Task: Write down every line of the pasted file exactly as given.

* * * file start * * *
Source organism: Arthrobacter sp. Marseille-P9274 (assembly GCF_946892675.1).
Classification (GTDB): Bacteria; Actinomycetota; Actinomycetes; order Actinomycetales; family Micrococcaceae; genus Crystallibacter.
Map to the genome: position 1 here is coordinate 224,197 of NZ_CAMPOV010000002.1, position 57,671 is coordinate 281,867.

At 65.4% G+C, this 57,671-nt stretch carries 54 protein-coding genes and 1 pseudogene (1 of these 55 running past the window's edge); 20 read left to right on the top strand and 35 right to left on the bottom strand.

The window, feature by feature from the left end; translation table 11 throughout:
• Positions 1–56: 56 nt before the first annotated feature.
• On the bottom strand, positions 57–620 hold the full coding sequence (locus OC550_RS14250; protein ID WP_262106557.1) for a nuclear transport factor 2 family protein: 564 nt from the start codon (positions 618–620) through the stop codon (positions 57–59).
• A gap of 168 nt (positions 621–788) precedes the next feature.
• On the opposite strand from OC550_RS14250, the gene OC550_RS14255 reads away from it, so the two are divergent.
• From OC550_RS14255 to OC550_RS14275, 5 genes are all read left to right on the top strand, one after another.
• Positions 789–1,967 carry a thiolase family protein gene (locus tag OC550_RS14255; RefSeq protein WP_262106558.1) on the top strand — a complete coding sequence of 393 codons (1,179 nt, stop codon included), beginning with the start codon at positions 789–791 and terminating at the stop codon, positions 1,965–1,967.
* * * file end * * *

Source organism: Arthrobacter sp. Marseille-P9274 (assembly GCF_946892675.1).
Classification (GTDB): Bacteria; Actinomycetota; Actinomycetes; order Actinomycetales; family Micrococcaceae; genus Crystallibacter.
Map to the genome: position 1 here is coordinate 224,197 of NZ_CAMPOV010000002.1, position 57,671 is coordinate 281,867.

At 65.4% G+C, this 57,671-nt stretch carries 54 protein-coding genes and 1 pseudogene (1 of these 55 running past the window's edge); 20 read left to right on the top strand and 35 right to left on the bottom strand.

The window, feature by feature from the left end; translation table 11 throughout:
• Positions 1–56: 56 nt before the first annotated feature.
• On the bottom strand, positions 57–620 hold the full coding sequence (locus OC550_RS14250; protein ID WP_262106557.1) for a nuclear transport factor 2 family protein: 564 nt from the start codon (positions 618–620) through the stop codon (positions 57–59).
• A gap of 168 nt (positions 621–788) precedes the next feature.
• On the opposite strand from OC550_RS14250, the gene OC550_RS14255 reads away from it, so the two are divergent.
• From OC550_RS14255 to OC550_RS14275, 5 genes are all read left to right on the top strand, one after another.
• Positions 789–1,967 carry a thiolase family protein gene (locus tag OC550_RS14255; RefSeq protein WP_262106558.1) on the top strand — a complete coding sequence of 393 codons (1,179 nt, stop codon included), beginning with the start codon at positions 789–791 and terminating at the stop codon, positions 1,965–1,967.